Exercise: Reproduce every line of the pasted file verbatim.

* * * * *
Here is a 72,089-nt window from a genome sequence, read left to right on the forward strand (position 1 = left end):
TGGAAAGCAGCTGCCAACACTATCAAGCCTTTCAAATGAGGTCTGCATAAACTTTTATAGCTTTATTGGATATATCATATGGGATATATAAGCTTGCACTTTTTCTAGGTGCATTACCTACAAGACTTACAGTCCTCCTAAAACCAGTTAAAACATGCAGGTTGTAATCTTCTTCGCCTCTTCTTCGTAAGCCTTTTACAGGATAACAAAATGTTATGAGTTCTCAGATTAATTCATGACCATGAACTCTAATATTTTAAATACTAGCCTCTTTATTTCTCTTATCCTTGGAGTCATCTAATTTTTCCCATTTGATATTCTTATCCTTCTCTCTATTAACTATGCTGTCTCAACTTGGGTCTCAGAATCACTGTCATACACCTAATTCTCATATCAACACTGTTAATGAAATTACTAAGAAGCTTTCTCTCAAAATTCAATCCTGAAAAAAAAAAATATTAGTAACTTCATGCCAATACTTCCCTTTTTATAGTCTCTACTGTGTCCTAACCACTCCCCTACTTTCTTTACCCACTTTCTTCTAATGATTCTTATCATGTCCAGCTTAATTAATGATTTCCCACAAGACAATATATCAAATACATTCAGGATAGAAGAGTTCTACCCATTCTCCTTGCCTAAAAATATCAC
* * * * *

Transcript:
Here is a 72,089-nt window from a genome sequence, read left to right on the forward strand (position 1 = left end):
TGGAAAGCAGCTGCCAACACTATCAAGCCTTTCAAATGAGGTCTGCATAAACTTTTATAGCTTTATTGGATATATCATATGGGATATATAAGCTTGCACTTTTTCTAGGTGCATTACCTACAAGACTTACAGTCCTCCTAAAACCAGTTAAAACATGCAGGTTGTAATCTTCTTCGCCTCTTCTTCGTAAGCCTTTTACAGGATAACAAAATGTTATGAGTTCTCAGATTAATTCATGACCATGAACTCTAATATTTTAAATACTAGCCTCTTTATTTCTCTTATCCTTGGAGTCATCTAATTTTTCCCATTTGATATTCTTATCCTTCTCTCTATTAACTATGCTGTCTCAACTTGGGTCTCAGAATCACTGTCATACACCTAATTCTCATATCAACACTGTTAATGAAATTACTAAGAAGCTTTCTCTCAAAATTCAATCCTGAAAAAAAAAAATATTAGTAACTTCATGCCAATACTTCCCTTTTTATAGTCTCTACTGTGTCCTAACCACTCCCCTACTTTCTTTACCCACTTTCTTCTAATGATTCTTATCATGTCCAGCTTAATTAATGATTTCCCACAAGACAATATATCAAATACATTCAGGATAGAAGAGTTCTACCCATTCTCCTTGCCTAAAAATATCAC